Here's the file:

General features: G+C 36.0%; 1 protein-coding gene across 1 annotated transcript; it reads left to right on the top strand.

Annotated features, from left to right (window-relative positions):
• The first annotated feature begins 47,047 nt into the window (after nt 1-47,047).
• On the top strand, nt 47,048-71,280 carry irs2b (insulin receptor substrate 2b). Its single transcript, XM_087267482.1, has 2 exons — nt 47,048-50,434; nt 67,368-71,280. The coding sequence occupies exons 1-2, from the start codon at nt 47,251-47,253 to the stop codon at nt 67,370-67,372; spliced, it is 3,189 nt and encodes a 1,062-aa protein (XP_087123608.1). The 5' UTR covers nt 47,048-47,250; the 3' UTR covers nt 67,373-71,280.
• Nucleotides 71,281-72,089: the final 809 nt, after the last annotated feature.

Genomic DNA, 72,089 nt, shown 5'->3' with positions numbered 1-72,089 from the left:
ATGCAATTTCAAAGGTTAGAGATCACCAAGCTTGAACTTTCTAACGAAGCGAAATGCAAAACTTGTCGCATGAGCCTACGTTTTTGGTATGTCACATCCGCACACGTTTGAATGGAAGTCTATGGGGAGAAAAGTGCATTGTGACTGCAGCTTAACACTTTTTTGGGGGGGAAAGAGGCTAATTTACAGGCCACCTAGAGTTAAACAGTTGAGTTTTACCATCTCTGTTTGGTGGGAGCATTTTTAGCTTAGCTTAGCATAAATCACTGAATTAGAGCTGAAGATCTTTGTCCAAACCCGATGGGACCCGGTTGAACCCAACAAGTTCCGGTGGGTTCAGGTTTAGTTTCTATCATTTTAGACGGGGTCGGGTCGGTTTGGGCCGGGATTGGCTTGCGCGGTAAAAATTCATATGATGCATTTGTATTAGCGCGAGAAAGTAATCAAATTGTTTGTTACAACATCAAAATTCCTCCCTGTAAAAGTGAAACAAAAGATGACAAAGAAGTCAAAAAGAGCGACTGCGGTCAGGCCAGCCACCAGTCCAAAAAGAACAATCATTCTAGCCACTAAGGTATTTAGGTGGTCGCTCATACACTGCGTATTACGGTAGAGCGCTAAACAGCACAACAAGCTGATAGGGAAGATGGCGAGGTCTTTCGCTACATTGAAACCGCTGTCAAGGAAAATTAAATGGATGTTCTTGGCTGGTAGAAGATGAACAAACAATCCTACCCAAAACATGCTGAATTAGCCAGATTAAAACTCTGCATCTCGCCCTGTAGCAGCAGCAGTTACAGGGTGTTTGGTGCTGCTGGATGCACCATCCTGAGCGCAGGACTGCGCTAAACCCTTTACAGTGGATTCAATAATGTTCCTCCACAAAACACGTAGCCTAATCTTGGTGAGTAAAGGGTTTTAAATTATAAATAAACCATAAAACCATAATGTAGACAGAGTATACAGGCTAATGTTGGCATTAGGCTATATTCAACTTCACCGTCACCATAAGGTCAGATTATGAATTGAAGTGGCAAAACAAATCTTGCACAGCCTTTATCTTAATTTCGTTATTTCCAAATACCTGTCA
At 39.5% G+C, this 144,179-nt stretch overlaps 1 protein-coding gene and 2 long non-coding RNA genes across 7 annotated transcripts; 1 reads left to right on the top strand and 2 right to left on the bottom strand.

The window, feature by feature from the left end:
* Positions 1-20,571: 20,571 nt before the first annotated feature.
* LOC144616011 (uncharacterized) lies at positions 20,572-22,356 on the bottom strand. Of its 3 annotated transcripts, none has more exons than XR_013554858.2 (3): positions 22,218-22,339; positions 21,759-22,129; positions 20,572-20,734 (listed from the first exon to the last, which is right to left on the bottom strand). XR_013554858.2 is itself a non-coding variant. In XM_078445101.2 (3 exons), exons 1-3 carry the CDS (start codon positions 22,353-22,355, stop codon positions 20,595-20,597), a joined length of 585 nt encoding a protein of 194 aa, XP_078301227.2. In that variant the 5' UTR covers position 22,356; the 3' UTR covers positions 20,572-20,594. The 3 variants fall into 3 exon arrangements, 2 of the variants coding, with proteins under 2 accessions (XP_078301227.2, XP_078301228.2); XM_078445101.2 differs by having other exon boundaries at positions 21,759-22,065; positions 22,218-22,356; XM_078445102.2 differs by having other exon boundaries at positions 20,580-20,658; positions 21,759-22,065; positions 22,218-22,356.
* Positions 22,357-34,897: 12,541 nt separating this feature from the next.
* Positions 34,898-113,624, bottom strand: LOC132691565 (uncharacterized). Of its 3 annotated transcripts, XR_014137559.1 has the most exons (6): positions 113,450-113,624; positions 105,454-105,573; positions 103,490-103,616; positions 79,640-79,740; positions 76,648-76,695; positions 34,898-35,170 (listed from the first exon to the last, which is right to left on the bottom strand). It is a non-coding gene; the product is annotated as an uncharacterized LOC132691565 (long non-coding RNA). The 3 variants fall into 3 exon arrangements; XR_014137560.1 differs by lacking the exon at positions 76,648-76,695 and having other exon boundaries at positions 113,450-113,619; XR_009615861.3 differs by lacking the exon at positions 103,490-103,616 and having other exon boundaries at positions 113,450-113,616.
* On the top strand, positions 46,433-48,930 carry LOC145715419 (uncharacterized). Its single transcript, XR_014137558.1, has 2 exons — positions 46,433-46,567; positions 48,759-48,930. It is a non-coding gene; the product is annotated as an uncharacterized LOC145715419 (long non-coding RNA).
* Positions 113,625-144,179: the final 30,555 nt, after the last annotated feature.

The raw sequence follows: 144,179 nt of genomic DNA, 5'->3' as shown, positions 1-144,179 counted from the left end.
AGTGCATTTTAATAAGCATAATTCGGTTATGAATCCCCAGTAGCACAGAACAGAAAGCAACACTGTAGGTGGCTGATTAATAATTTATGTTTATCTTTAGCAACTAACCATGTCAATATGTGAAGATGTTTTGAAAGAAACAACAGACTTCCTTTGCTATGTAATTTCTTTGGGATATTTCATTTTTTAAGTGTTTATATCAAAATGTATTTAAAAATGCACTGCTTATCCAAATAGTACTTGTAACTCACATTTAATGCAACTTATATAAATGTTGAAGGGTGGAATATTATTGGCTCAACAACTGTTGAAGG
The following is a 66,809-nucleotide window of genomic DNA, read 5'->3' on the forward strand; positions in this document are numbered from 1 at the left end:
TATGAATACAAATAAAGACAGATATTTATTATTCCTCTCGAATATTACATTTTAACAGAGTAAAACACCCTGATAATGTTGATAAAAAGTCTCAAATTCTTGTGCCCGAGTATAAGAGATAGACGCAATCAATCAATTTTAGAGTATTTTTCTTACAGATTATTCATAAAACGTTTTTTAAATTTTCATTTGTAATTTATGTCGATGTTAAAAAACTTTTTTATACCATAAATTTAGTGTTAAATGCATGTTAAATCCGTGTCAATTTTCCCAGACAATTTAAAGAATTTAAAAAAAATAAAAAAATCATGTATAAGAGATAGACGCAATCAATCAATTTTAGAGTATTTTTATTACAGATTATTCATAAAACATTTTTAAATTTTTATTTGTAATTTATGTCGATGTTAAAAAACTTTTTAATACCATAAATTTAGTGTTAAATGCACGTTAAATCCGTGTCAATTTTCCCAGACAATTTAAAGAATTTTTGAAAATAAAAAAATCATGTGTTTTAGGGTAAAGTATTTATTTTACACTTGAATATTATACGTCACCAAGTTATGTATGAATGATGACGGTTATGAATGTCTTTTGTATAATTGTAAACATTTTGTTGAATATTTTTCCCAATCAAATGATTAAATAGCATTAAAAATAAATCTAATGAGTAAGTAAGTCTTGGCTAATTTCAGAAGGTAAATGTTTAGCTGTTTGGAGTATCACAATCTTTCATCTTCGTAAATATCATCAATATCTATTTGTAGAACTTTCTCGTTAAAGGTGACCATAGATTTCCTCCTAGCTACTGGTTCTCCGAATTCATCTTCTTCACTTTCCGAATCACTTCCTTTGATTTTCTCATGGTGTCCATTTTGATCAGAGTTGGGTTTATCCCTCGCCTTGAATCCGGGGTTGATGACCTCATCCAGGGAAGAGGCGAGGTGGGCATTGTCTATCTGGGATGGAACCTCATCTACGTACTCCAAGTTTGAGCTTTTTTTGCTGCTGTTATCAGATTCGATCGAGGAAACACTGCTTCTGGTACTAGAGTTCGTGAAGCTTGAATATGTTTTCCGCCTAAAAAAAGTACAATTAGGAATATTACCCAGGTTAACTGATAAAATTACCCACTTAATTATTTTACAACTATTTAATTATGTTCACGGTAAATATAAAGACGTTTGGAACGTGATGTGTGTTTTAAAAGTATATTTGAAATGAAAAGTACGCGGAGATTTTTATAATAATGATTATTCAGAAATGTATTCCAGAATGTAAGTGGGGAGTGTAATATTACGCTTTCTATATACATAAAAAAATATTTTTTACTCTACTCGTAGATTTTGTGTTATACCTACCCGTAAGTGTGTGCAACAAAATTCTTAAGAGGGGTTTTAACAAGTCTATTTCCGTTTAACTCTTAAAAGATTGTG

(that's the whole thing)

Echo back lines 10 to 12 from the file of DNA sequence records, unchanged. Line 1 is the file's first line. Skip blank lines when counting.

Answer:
* Positions 1-20,571: 20,571 nt before the first annotated feature.
* LOC144616011 (uncharacterized) lies at positions 20,572-22,356 on the bottom strand. Of its 3 annotated transcripts, none has more exons than XR_013554858.2 (3): positions 22,218-22,339; positions 21,759-22,129; positions 20,572-20,734 (listed from the first exon to the last, which is right to left on the bottom strand). XR_013554858.2 is itself a non-coding variant. In XM_078445101.2 (3 exons), exons 1-3 carry the CDS (start codon positions 22,353-22,355, stop codon positions 20,595-20,597), a joined length of 585 nt encoding a protein of 194 aa, XP_078301227.2. In that variant the 5' UTR covers position 22,356; the 3' UTR covers positions 20,572-20,594. The 3 variants fall into 3 exon arrangements, 2 of the variants coding, with proteins under 2 accessions (XP_078301227.2, XP_078301228.2); XM_078445101.2 differs by having other exon boundaries at positions 21,759-22,065; positions 22,218-22,356; XM_078445102.2 differs by having other exon boundaries at positions 20,580-20,658; positions 21,759-22,065; positions 22,218-22,356.
* Positions 22,357-34,897: 12,541 nt separating this feature from the next.